Wednesday May 31, 2023

A day on the lake with a glittery bass boat.

According to the 2016 National Survey of Fishing, Hunting, and Wildlife-Associated Recreation report, largemouth, smallmouth, and spotted bass, collectively known as black bass, are the most popular freshwater sport fish in the United States, outside of the Great Lakes. Equally as popular are the boats used to fish for these sought-after sunfishes (they belong to the sunfish family Centrarchidae). The typical bass boat is 14 – 25 feet long with a flat deck and low profile to the water. These boats can maneuver easily around vegetation and tight spaces where bass like to hang out. They are also relatively light, which, in combination with their low profile, makes them easy to tow. Perhaps the most visually striking characteristic of nearly every bass fishing boat is a glittery paint job. The glitter is actually applied in a clear gel coat sprayed over a base color and can be either polyester, polyethylene, or aluminum, but all have the special property of reflecting light. Depending on whom you ask, you will get different answers for why these boats are besparkled.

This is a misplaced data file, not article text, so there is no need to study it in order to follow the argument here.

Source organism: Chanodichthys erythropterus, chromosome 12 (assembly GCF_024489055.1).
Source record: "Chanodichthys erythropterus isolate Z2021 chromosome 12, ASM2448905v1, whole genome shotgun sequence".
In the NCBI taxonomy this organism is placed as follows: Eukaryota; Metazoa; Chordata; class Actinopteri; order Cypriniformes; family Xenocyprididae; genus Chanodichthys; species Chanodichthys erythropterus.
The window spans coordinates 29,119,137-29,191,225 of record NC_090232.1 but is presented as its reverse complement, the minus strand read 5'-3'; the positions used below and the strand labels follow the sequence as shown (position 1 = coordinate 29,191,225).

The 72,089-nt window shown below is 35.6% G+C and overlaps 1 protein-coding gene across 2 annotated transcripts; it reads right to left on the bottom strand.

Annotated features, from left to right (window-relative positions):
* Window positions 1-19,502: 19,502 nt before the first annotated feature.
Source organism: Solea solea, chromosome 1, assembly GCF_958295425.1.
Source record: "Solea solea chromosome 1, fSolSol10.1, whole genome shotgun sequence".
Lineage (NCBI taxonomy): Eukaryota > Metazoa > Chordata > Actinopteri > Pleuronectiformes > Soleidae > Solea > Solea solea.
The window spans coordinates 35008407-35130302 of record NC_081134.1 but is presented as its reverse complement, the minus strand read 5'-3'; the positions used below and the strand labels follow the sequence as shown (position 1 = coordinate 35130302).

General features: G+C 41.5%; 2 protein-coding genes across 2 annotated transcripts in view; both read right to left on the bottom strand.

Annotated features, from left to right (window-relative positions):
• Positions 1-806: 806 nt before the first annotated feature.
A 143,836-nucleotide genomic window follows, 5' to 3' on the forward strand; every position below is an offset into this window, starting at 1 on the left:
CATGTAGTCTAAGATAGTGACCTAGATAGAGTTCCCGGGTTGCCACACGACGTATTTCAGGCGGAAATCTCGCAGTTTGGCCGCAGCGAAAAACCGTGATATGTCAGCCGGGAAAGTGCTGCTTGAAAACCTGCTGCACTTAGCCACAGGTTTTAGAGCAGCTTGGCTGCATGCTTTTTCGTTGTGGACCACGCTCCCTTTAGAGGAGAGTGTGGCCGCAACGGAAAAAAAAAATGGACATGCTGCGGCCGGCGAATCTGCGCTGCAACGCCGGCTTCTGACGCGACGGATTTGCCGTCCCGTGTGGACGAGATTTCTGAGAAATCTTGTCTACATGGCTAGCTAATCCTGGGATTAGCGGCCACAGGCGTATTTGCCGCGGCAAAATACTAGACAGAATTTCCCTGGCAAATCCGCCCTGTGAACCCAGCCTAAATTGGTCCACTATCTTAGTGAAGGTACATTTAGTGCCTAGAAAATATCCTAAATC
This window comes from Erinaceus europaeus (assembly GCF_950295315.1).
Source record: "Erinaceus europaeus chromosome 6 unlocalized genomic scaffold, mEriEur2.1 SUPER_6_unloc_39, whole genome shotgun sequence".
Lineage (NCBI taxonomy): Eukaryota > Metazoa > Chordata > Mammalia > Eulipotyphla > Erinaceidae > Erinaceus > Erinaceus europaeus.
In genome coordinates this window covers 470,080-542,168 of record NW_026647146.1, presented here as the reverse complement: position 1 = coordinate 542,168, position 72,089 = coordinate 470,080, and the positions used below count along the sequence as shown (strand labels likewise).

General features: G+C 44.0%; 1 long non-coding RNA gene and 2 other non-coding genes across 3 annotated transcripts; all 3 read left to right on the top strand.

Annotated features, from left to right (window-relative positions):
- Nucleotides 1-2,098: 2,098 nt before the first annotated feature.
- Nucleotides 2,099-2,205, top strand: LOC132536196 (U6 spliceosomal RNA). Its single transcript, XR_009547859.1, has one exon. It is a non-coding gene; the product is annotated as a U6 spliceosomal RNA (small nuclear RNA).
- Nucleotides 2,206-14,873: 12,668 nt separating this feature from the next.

A leading reason for their sparkly paint job is the unique pattern’s ability to attract fish. Underwater, fish see the twinkling light and come to investigate. After all, isn’t that why brightly colored spinnerbaits are so effective at catching fish? The truth is, there are no scientific studies that show using a boat with glitter paint will land you more fish. But, anglers are a superstitious bunch when it comes to what they think will put them on fish, so who are we to say otherwise? Another, more practical explanation for a dazzling paint job is that it helps maintain appearance. Bass like to hang out along riprap banks or around log jams that can leave scratches on the hull, not to mention launching and trailering troubles. Though glitter in the paint serves to conceal scratches compared to boats without glitter paint, some people just like the look of a glistening gel coat. Some may even think that a twinkling paint job makes the boat look faster or more expensive. 

Regardless of whether glitter paint attracts boat-buying anglers, reflects light to intrigue their target species, or hides the occasional minor boating mishap, boat manufacturers have successfully marketed the shimmering bass boat. So much so, that glittery boat manufacturers purchase more glitter than greeting card printers and craft stores! In fact, some manufacturing plants can go through as much as ten 30-gal drums of glitter in a week! Whether or not glittery boats convey any actual advantage, anglers typically prefer not to take any chances (glitter just might make them more successful). 

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